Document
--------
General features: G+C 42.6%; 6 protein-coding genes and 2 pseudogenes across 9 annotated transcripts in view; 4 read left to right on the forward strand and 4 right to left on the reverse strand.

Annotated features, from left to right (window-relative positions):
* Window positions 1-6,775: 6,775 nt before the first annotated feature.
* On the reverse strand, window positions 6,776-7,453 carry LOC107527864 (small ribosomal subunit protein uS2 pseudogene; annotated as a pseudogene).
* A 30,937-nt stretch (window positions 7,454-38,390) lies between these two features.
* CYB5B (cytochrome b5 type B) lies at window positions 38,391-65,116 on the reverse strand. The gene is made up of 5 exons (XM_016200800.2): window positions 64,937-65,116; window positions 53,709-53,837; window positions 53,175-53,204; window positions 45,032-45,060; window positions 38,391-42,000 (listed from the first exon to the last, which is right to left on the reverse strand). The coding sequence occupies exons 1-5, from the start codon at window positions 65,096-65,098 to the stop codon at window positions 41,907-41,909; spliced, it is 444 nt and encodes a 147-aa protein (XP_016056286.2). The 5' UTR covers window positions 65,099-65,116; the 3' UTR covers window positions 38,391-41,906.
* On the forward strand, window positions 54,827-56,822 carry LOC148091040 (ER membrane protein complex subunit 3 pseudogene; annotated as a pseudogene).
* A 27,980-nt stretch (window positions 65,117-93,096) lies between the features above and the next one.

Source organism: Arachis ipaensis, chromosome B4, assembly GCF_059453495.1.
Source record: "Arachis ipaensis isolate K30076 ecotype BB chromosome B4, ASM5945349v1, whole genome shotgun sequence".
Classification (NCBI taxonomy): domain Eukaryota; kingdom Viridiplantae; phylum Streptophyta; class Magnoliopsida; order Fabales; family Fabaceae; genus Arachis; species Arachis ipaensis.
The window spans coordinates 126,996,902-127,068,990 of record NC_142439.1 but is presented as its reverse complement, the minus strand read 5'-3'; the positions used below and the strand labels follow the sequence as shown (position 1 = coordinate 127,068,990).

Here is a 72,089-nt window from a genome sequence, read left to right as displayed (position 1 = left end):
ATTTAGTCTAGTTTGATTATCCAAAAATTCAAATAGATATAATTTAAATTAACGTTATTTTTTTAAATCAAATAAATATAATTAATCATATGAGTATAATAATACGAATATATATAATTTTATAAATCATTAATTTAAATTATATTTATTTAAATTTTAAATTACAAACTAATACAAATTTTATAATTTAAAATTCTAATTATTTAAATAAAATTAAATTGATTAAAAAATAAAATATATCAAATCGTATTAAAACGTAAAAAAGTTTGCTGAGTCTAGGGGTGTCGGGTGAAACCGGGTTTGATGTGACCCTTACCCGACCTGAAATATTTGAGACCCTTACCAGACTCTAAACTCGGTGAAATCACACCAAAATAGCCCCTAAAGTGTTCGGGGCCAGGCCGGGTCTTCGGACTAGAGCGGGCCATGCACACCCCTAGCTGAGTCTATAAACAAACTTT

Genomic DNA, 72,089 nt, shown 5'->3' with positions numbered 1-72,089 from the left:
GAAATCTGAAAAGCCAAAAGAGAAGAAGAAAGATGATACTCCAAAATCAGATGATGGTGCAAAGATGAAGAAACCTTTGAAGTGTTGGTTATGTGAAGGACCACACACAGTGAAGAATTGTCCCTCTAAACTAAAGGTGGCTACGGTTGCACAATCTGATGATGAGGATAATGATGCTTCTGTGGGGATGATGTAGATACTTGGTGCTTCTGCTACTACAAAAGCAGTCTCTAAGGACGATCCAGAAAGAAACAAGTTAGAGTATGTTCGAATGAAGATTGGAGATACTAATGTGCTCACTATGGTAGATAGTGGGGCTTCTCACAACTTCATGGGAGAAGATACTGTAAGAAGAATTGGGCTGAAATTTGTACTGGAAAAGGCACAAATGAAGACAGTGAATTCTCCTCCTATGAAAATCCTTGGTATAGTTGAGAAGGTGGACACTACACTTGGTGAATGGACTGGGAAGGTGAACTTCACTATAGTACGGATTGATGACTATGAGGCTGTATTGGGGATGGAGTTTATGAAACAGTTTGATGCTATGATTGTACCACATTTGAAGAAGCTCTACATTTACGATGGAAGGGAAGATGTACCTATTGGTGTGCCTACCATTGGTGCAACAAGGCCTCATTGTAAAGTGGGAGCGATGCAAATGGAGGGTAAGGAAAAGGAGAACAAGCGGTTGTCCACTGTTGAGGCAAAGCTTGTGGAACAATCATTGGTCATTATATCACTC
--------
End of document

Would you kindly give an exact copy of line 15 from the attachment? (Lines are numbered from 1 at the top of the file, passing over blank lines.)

Genomic DNA, 72,089 nt, shown 5'->3' with positions numbered 1-72,089 from the left: